Grief counseling is a form of psychotherapy that aims to help people cope with the physical, emotional, social, spiritual, and cognitive responses to loss. These experiences are commonly thought to be brought on by a loved person's death, but may more broadly be understood as shaped by any significant life-altering loss (e.g., divorce, home foreclosure, or job loss)
"Grief following the death of someone close is one of the most painful and stressful life events. It is experienced in many ways — emotionally, physically, spiritually — and everyone grieves differently. Shock, anger, sadness, guilt, and anxiety are common feelings during the grieving process, and they can be overwhelming. Occasionally there are no emotions, there is only numbness. Some people find it difficult to cope with their loss and believe they'll never be happy again. Grief counseling offers support at this challenging time. It is a form of therapy that helps the bereaved to explore and process distressing and confusing feelings. Loneliness and isolation are also common feelings after loss, and the support of family and friends can be invaluable. However, it isn't always possible to grieve freely and openly among them; after all, they are grieving too. Some families and cultures insist grief is endured stoically and resolved quickly, while others come together for support until the funeral, after which everyone is left to find their own way. For people who are facing grief alone, counseling sessions validate their feelings and provide a safe, non-judgmental space to fully express emotions. Several family members or couples can attend counseling sessions together if they wish to learn how to support each other more effectively."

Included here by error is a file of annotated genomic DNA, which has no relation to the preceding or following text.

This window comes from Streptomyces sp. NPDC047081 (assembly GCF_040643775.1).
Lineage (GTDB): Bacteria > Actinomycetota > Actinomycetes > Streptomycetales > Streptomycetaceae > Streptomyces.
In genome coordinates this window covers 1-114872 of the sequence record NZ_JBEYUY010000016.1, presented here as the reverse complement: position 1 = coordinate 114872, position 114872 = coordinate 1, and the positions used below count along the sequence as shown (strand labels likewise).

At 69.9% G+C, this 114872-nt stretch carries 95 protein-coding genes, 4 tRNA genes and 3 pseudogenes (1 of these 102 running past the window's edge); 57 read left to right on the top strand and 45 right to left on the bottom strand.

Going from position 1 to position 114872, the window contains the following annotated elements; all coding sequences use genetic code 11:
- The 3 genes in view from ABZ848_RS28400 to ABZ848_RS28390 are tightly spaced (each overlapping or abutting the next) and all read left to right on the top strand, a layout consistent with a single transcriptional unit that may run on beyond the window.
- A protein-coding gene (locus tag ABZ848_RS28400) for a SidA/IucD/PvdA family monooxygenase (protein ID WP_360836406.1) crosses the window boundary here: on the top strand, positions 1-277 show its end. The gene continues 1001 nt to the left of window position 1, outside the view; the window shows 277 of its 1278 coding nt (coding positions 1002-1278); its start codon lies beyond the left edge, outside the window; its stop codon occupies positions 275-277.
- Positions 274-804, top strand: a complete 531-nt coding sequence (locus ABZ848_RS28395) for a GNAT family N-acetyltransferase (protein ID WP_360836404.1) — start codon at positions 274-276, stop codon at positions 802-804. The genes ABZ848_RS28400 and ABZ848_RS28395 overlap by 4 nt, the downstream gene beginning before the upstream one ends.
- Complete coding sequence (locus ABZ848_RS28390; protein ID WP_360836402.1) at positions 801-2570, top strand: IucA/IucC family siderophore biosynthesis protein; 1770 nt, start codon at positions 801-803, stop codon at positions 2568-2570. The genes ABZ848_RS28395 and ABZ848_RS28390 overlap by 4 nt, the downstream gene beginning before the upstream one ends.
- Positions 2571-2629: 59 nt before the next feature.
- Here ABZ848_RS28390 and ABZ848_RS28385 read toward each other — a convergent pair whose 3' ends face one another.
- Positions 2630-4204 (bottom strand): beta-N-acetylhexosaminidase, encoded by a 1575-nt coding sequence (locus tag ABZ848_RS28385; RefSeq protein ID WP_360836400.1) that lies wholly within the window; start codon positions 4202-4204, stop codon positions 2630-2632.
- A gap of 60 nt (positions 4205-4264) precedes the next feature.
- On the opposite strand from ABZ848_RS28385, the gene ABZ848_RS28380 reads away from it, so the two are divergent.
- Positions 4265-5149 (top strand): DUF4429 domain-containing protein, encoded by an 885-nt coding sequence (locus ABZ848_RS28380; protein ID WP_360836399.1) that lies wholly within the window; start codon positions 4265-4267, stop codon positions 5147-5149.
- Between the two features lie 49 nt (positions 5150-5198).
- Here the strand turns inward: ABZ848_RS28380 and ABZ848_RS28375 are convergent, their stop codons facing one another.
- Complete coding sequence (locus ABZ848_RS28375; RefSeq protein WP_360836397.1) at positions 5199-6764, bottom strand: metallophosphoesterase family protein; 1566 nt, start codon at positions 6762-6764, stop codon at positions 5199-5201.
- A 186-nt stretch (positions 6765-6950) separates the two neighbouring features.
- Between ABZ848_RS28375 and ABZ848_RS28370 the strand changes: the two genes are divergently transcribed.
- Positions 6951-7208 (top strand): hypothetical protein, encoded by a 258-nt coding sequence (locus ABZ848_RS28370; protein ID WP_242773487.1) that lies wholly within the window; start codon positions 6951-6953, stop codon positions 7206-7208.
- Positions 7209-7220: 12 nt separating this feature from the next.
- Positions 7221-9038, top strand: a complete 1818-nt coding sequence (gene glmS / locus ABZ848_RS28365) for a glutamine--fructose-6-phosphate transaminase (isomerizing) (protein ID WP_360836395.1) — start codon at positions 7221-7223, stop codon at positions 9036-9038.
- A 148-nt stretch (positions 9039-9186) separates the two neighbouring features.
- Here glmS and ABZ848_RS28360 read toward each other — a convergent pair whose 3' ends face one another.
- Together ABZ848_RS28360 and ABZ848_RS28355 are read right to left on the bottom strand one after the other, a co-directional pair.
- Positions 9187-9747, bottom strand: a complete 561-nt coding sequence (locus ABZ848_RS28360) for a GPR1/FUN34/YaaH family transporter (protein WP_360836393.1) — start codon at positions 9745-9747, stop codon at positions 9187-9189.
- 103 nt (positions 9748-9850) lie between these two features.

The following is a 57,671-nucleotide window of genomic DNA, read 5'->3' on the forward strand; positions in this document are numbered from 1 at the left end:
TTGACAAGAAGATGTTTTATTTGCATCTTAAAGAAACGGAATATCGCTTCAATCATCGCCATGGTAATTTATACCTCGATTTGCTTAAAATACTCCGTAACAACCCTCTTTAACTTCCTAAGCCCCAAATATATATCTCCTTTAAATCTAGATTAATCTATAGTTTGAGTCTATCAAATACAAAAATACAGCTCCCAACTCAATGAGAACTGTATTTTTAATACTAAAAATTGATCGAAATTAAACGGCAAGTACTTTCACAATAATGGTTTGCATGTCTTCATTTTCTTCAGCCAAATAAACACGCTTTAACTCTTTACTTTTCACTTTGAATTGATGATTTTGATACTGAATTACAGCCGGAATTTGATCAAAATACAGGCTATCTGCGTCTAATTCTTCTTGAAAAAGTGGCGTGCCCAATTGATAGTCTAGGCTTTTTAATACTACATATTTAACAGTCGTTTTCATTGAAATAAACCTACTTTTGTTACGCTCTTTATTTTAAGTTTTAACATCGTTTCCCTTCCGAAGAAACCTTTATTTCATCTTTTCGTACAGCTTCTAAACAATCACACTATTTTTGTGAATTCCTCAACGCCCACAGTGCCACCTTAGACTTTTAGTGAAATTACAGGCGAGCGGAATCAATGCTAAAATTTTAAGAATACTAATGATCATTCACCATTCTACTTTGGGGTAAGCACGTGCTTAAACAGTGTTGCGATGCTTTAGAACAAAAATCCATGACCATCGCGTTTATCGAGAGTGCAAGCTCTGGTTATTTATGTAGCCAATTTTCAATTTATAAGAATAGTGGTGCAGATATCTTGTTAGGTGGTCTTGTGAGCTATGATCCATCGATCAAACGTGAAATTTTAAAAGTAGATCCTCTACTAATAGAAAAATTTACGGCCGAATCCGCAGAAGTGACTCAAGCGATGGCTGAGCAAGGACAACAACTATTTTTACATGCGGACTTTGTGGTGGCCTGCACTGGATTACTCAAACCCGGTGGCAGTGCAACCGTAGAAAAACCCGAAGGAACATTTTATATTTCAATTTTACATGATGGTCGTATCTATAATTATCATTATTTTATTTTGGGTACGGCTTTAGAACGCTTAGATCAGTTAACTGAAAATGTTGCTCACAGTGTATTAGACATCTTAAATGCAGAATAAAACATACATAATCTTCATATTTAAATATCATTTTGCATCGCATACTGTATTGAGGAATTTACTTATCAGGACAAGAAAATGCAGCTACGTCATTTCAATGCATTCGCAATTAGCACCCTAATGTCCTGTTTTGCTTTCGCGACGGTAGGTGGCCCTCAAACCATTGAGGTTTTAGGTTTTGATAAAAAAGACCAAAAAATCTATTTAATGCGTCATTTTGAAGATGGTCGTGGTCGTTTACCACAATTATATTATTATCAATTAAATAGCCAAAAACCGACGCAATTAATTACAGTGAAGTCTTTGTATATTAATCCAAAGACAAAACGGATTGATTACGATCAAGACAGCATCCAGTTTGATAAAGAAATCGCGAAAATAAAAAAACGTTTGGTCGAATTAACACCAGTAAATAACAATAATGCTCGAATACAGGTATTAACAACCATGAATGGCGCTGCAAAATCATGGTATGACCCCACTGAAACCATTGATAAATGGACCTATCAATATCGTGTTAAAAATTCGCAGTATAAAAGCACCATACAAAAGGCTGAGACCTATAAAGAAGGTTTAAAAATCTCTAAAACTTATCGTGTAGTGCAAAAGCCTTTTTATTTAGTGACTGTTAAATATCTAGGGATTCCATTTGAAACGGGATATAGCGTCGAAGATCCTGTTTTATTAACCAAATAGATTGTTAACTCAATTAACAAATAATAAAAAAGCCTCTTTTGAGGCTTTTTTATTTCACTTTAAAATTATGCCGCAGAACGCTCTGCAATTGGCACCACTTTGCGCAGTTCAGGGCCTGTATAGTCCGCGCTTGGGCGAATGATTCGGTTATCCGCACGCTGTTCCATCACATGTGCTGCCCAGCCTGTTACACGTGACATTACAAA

- Taken from Grief Counseling: What are the Benefits? by Science Care.